In recent posts we learned that no one business valuation number will be appropriate in all circumstances, and that we should understand the difference between Enterprise Value and Equity Value. In this post we’ll dive into the topic of “premise of value.” You may have never heard of this but here it is.
The International Glossary of Business Valuation Terms (yes, there is such a thing!) defines Premise of Value as follows:
Premise of Value – an assumption regarding the most likely set of transactional circumstances that may be applicable to the subject valuation; for example, going concern, liquidation.
The Glossary has been adopted by the American Institute of Certified Public Accountants (AICPA), the American Society of Appraisers (ASA), the Canadian Institute of Chartered Business Valuators (CICBV), the National Association of Certified Valuation Analysts (NACVA), and The Institute of Business Appraisers (IBA). Who knew. We will happily send you a copy if you’re having trouble sleeping.
Meanwhile let’s keep talking about this Premise of Value concept. Flip open that Glossary of Terms again and you’ll find
Going Concern Value – the value of a business enterprise that is expected to continue to operate into the future. The intangible elements of Going Concern Value result from factors such as having a trained work force, an operational plant, and the necessary licenses, systems, and procedures in place.
Going concern value is refined further between “value in exchange” versus “value in use.” A great illustration is a specialized medical practice in which the sole owner is the most highly regarded (and highly compensated) specialist in the region and she makes a very respectable living operating her business. The “value in use” to her to continue operating may be relatively high… while in contrast, the value in exchange to a buyer (who very likely will not be a replica of the seller) will be much lower because of what cannot be transferred. In reality, “value in use” and “value in exchange” for this business are two very different figures.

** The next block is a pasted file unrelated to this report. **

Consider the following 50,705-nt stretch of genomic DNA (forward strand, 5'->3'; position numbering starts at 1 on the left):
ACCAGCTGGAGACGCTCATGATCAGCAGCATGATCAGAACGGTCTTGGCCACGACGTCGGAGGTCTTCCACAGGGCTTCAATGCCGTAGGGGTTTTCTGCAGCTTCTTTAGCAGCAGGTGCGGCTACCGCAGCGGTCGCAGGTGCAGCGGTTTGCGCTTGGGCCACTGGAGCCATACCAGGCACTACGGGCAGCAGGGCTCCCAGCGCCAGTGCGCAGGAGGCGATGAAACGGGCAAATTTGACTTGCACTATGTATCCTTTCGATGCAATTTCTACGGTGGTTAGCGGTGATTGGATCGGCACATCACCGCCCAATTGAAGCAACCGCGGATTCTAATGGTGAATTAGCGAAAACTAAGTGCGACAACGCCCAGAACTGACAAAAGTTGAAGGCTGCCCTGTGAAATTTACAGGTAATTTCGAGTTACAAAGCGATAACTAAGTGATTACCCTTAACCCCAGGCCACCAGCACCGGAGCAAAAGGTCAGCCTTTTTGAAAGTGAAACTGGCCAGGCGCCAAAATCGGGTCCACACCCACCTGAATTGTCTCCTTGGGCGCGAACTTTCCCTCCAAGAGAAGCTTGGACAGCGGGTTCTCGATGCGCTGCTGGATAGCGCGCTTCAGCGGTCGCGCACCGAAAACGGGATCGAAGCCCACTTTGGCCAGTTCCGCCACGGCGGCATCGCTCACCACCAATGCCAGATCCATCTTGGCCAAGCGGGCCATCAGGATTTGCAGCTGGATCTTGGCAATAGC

On the flip side, a dental practice with several doctors and a large roster of patients who faithfully come in for their six-month checkups may have a value in exchange that’s nearly the same as its value in use.
We like to use the term “transferrable value” with our clients when addressing continuity planning. You may have created substantial business income over time but have you created transferrable value? Dwell upon this.
There is another premise of value defined in the Glossary of Terms: Liquidation Value.
Liquidation Value – the net amount that would be realized if the business is terminated and the assets are sold piecemeal. Liquidation can be “orderly” or “forced.”
The idea behind liquidation value tends to speak for itself. Its use is inappropriate in many circumstances because it may not account for goodwill value that exists when all of the business assets (trained and assembled workforce, anyone?) are together in place. One caveat to mention is that liquidation value should include an allowance for intangible assets that are contractual and/or severable that may have a transferrable value of their own but often do not appear on a company’s balance sheet.
That’s a wrap for this post regarding Premise of Value. Next time we’ll delve into various “standards of value” that arise and why one might be utilized over another.
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Christine Baker is an Accredited Senior Appraiser (”ASA”) and leads the business valuation practice at Charter Capital Partners. She has completed more than 1,000 accredited appraisals in over 20 years for a wide variety of purposes, most of which do not involve “going to market.” She has served on the AICPA Business Valuation Committee, the AICPA Forensic and Valuation Services Executive Committee, the AICPA Accredited in Business Valuation (“ABV”) Committee.